The reason all of those scenarios can happen, is because there is often not a human advocating for all of the dogs in the yard - OR if there is, as many doggie daycares are supervised, they are limited on what they can address/correct. Most daycares don't allow humping (so if your dog humps, they are put in time out or removed from the group which is a good thing, because humping is inappropriate and conflict starting) but they won't correct or realize a dog is smothering another dog - maybe a friendly/well meaning dog putting too much play pressure on a more sensitive dog or, in the case of all day play, a dog is hot and resting and a new less tired dog pressures for play and the tired dog begins getting irritated and feeling annoyed snaps or lashes out. We see so many dogs have bad social experiences when they are over pressured by other dogs...in the obvious way of getting literally attacked, but also by being pressured too much by well meaning "friendly" dogs.

So! What does that mean for your Bully, who has never actually played with another dog? First, I'd work on calm existance on a walk past other dogs. Work on your heel and make sure your dog can calmly, and non aggitated or aroused walk by other dogs (and sure some dogs are live wires and may make her more excited, but creating a calm - non pulling heel is an exercise of control for you and impulse control for her - so work on how to keep her focused and in tune with that level of distractions). Do NOT let your dog meet any dogs on leash - just calm walking by and with (if you have friends who have nice dogs on leash that want to walk with you) other dogs.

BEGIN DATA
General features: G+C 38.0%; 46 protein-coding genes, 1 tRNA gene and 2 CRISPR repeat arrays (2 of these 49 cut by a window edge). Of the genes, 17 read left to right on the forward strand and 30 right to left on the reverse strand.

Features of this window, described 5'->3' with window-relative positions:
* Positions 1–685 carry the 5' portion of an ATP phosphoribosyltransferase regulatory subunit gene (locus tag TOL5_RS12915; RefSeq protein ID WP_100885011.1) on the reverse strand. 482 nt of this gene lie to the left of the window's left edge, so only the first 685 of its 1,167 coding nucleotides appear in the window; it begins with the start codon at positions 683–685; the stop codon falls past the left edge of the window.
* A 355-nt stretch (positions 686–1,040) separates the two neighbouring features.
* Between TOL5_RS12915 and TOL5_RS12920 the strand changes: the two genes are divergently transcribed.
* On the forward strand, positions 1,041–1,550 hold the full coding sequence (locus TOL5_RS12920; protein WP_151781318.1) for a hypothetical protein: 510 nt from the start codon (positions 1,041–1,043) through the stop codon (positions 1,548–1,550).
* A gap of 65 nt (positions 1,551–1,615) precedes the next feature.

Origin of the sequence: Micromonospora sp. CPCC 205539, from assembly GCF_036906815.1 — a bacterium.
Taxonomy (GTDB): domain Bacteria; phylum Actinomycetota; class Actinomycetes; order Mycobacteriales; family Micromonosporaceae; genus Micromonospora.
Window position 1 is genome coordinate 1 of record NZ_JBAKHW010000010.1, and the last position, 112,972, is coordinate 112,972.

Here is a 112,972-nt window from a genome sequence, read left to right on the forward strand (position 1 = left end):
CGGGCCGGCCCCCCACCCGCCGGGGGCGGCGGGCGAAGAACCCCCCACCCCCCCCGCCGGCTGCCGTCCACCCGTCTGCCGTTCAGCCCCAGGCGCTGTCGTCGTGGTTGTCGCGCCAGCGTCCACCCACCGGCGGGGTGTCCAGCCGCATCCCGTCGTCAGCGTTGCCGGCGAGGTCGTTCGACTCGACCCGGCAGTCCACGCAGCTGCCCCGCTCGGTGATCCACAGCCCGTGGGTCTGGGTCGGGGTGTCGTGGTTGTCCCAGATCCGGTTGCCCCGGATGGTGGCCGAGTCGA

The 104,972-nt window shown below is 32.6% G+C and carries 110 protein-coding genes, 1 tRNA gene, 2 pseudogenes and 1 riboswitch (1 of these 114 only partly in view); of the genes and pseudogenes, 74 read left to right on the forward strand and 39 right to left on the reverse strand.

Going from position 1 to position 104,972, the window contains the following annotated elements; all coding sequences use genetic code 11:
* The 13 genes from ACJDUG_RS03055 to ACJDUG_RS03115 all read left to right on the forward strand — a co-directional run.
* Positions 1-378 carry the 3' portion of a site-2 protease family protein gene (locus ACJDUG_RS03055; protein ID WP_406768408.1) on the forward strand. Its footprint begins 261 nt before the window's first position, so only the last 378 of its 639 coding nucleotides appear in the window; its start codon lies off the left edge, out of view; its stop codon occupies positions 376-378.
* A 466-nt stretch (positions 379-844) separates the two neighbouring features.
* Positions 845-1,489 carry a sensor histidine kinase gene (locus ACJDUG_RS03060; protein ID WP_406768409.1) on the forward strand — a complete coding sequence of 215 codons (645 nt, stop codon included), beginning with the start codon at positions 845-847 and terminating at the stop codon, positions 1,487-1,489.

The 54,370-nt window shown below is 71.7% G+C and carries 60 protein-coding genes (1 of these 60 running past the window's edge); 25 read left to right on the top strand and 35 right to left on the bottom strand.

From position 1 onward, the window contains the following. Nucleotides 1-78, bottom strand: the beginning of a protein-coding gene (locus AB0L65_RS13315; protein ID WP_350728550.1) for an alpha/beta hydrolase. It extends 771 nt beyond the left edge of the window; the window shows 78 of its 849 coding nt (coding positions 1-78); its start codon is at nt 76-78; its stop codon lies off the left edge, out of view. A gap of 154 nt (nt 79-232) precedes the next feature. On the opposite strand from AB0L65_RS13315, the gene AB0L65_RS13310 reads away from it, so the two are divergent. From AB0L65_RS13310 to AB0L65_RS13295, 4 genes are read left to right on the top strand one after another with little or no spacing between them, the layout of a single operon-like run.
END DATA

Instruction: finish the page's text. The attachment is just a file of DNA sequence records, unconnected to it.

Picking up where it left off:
After you've had some success in creating a more tuned in walk, I would ask your friends if they have nice, calm dogs. Not even playful dogs yet - just some very gentle and calm dogs who would make for nice neutral social experiences. If you don't, you may need to reach out to a trainer who likely had access to a "balanced pack of dogs." Then, those calm dogs can be off leash in a fenced in area and your dog can be on a Long Line - and you approach the gate. Let your dog sniff through the gate, and read that body language. Does she tense up? Are her hairs all standing up? Is she barking? Does she snap? All of those things tell me that you may need to reach out to a professional for assistance because she is feeling some tension about the experience, and as you said -- she is strong and I know your concern is being able to control her.